Wednesday, June 30, 2010

To Have and Have Not (Ernest Hemingway) (4.5/10.0)

To Have and Have NotTo Have and Have Not is the kind of book that you can barely believe was penned by Ernest Hemingway. This literary giant wrote many a beautiful thing in his day and no matter what terrible things he may have written between his several masterpieces the triumph of his genius cannot be erased. But this book comes as close as any will.

To Have and Have Not was Hemingway’s most ambitious literary endeavor by a long-shot. And he fails spectacularly. It’s a story about a smuggler and his family in Key West, which attempts to dissect the socio-economic injustices of Depression-era United States. This is no easy subject for certain, and his legacy would have been the better for not having attempting the feat. And yet, there is something admirable in Hemingway’s attempt even if it does make for a miserable read.

The story is disjointed in terms of both time and structure. It’s more a sequence of vignettes that fail to add up to a whole with a string of dead-end tangents around every page. When Hemingway broaches the greater social issues of the ‘haves and have-nots’ as the title suggests, there’s little point or connection to the plot. The examination is superficial, boring, and in the end sheds very light on the real issues. On top of that, it might just be the most extensive collection of awful metaphors ever published. Hardly a paragraph goes by without a clunker of a metaphor jumping off the page to stab the reader in his or her brain.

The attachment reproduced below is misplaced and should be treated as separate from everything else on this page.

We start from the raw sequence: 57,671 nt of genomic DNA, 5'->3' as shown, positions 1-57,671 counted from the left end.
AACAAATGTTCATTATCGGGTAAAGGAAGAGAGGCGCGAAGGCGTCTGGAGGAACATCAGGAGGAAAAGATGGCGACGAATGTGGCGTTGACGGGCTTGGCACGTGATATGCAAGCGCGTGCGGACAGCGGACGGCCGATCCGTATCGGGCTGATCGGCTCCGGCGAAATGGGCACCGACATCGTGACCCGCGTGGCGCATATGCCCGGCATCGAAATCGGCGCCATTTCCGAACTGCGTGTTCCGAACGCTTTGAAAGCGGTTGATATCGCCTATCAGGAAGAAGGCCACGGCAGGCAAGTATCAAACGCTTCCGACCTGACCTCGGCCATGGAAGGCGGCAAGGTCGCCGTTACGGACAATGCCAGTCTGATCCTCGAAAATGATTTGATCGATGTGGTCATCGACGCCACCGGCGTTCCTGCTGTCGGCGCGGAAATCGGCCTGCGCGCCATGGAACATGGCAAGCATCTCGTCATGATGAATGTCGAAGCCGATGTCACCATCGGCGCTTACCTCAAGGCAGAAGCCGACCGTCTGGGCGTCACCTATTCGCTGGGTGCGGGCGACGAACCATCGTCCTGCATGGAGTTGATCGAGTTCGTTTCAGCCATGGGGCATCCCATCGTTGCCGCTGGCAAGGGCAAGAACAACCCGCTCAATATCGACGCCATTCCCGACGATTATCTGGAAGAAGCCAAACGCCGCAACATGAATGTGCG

The most interesting parts of the story are the colorful scenes at various Key West watering holes, which Hemingway paints to perfection. These are no doubt well-researched, first-hand accounts of the Key West bar scene and its many colorful characters, but they serve no real purpose in the story other than to offer a break from the tired language of the rest of the book.

Worst of all, it’s impossible to like any of the characters. It’s almost as if Hemingway went out of his way to make his characters unappealing. And his attempts to add dimension to these figures simply gives the reader more reasons not to like them.

When Hemingway is at his best, he is king. When he’s at his worst, his writing makes L. Ron Hubbard look like Shakespeare. And after reading To Have and Have Not, even a TV Guide will look like breathtaking literature. In short, To Have and Have Not read this book, I’d much rather have not.

If you do give it a read, try and forget about it quickly. Dwell instead on A Farewell to Arms or The Sun Also Rises. This is the Hemingway that we know and love.

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